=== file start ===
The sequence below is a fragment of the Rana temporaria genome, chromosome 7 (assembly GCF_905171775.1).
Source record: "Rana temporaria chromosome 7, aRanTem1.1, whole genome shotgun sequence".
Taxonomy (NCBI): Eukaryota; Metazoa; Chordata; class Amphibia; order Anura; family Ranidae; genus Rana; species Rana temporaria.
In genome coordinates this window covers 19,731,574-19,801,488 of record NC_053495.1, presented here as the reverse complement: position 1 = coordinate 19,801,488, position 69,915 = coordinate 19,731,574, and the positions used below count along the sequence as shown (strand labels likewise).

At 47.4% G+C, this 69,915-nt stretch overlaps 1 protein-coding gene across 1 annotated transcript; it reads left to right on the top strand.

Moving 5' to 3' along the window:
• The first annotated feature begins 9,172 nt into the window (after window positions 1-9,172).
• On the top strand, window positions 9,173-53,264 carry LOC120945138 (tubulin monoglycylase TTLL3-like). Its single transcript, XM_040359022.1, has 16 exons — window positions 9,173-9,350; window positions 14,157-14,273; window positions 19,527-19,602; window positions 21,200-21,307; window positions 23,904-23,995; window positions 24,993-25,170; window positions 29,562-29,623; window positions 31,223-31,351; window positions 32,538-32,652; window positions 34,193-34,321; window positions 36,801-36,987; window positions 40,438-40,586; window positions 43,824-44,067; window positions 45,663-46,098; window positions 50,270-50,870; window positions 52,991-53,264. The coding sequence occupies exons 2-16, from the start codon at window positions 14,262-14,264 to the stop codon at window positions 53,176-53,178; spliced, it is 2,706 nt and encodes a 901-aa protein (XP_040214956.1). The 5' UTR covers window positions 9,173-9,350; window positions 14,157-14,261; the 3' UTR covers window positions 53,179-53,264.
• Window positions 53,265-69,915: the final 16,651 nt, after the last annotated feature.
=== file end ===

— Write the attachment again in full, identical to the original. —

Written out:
The sequence below is a fragment of the Rana temporaria genome, chromosome 7 (assembly GCF_905171775.1).
Source record: "Rana temporaria chromosome 7, aRanTem1.1, whole genome shotgun sequence".
Taxonomy (NCBI): Eukaryota; Metazoa; Chordata; class Amphibia; order Anura; family Ranidae; genus Rana; species Rana temporaria.
In genome coordinates this window covers 19,731,574-19,801,488 of record NC_053495.1, presented here as the reverse complement: position 1 = coordinate 19,801,488, position 69,915 = coordinate 19,731,574, and the positions used below count along the sequence as shown (strand labels likewise).

At 47.4% G+C, this 69,915-nt stretch overlaps 1 protein-coding gene across 1 annotated transcript; it reads left to right on the top strand.

Moving 5' to 3' along the window:
• The first annotated feature begins 9,172 nt into the window (after window positions 1-9,172).
• On the top strand, window positions 9,173-53,264 carry LOC120945138 (tubulin monoglycylase TTLL3-like). Its single transcript, XM_040359022.1, has 16 exons — window positions 9,173-9,350; window positions 14,157-14,273; window positions 19,527-19,602; window positions 21,200-21,307; window positions 23,904-23,995; window positions 24,993-25,170; window positions 29,562-29,623; window positions 31,223-31,351; window positions 32,538-32,652; window positions 34,193-34,321; window positions 36,801-36,987; window positions 40,438-40,586; window positions 43,824-44,067; window positions 45,663-46,098; window positions 50,270-50,870; window positions 52,991-53,264. The coding sequence occupies exons 2-16, from the start codon at window positions 14,262-14,264 to the stop codon at window positions 53,176-53,178; spliced, it is 2,706 nt and encodes a 901-aa protein (XP_040214956.1). The 5' UTR covers window positions 9,173-9,350; window positions 14,157-14,261; the 3' UTR covers window positions 53,179-53,264.
• Window positions 53,265-69,915: the final 16,651 nt, after the last annotated feature.